Until recently, everyone seemed to agree that Golb was wrong about Qumran being a fortress, on the grounds that the water system is inadequately defended. But this has been challenged now for some time (see this post from 2004). For more on the theory of Magen and Peleg, see here. And Golb's theory has already received attention in relation to the new excavations.

UPDATE (25 October): David Stacey e-mails:
Jim, In today's blog you flag up an old internet article of mine. That was written before I'd had a chance to study de Vaux's field notes which are not in C.U. library. When interlibrary loans eventually produced a copy I realised that there was a fundamental error in his interpretation of the archaeology of the aqueducts, an error that has been reproduced without question subsequently. (The 'main' aqueduct together with the so-called 'main building' could not have been built before the time of Herod). An article has been accepted for publication in DSD but will not get to the head of the queue before the end of next year. A shortened version without plans or photos can be accessed at [this link (word file)].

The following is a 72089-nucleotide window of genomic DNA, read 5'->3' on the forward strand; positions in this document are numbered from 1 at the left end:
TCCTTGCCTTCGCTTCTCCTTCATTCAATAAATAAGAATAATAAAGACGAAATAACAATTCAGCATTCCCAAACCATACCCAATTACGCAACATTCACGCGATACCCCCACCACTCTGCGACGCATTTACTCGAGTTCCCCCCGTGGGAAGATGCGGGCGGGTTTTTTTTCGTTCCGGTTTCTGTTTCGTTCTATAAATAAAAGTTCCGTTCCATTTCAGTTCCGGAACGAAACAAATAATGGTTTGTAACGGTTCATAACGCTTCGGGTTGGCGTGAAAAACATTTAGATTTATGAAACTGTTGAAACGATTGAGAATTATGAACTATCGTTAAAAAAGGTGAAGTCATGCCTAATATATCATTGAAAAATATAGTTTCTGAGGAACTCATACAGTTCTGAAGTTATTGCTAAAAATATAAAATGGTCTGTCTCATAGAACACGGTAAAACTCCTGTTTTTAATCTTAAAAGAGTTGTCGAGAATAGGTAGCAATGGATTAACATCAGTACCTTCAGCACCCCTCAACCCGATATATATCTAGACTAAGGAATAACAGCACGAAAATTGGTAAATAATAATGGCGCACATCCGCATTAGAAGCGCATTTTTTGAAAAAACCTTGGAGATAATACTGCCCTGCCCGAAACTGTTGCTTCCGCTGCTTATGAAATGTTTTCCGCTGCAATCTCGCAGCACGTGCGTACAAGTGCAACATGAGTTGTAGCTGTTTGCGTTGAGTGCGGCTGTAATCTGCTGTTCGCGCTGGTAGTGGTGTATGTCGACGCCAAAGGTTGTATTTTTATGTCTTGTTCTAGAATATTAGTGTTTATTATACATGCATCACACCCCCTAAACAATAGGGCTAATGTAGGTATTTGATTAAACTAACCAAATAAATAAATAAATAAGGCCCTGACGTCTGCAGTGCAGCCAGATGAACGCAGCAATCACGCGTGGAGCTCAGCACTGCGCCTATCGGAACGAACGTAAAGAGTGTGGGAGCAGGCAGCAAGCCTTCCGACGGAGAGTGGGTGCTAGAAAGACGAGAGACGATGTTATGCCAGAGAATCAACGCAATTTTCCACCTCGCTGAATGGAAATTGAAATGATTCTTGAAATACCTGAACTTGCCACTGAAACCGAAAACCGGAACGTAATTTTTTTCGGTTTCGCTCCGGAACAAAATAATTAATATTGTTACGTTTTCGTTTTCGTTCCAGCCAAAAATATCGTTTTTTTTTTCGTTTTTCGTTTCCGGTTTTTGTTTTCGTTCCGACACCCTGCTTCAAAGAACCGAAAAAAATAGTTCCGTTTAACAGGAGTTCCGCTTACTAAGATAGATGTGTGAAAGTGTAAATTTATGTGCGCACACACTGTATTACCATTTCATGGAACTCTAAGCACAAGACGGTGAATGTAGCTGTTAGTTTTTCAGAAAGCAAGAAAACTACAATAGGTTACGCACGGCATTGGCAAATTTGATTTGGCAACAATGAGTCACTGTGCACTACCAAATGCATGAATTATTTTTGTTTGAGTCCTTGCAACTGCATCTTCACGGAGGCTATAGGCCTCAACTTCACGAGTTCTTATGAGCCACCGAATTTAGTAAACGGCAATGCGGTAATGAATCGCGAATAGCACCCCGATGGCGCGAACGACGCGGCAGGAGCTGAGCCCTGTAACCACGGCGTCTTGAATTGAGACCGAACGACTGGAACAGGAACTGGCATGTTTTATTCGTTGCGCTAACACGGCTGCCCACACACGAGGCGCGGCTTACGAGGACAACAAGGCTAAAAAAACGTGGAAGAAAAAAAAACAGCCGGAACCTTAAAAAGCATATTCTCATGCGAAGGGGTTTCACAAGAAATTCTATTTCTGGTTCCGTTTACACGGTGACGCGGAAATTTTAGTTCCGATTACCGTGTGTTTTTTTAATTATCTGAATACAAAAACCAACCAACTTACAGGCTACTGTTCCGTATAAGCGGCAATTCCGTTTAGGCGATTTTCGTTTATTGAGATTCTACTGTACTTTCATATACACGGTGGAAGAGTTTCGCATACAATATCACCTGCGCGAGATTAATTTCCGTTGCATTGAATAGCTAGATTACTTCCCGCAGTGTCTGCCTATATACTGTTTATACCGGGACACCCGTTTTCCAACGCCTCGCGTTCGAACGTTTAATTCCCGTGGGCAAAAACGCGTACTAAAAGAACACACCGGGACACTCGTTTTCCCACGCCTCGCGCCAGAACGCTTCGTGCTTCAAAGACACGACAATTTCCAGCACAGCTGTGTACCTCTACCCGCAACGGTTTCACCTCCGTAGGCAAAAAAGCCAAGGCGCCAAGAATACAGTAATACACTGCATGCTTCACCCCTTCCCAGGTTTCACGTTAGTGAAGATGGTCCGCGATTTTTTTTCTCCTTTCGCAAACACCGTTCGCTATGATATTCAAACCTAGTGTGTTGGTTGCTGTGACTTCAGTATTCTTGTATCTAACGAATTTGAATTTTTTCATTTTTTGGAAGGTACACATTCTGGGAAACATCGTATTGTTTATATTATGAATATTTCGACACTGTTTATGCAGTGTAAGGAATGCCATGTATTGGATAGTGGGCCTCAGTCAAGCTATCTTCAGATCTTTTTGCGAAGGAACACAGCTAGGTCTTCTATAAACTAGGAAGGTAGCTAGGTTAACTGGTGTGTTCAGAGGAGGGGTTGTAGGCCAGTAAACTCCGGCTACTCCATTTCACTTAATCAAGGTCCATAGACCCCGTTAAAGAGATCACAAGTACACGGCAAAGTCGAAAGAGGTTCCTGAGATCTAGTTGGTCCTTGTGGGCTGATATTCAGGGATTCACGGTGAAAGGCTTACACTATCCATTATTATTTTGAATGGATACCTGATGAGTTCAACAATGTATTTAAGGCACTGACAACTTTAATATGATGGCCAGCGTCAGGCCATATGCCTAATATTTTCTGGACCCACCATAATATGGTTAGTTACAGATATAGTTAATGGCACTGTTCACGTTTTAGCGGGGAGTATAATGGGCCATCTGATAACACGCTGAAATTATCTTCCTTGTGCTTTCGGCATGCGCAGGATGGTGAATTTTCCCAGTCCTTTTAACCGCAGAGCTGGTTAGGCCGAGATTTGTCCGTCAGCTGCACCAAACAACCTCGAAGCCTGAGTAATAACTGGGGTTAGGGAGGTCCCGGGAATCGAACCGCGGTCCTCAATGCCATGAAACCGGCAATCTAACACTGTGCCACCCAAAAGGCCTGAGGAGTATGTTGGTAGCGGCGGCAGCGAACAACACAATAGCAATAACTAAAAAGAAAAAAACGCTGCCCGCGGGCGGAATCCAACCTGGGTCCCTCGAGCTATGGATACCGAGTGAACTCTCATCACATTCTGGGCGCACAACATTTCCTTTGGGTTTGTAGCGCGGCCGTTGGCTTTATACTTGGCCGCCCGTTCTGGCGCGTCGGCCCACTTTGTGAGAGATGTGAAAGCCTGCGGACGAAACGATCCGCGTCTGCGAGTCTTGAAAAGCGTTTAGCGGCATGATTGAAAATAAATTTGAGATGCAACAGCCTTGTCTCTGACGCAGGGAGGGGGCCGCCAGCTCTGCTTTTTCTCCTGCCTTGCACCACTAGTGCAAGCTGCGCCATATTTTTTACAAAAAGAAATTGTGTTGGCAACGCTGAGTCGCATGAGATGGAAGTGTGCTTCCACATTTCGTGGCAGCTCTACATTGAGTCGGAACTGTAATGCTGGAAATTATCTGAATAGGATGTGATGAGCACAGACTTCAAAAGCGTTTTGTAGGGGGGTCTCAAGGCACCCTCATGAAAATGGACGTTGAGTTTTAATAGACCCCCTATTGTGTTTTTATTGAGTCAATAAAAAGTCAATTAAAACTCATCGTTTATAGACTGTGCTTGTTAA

Monday, October 23, 2006

COPTIC is still a living language. Barely.
Coptic language’s last survivors

By Joseph Mayton (Daily Star, Egypt)
First Published: December 10, 2005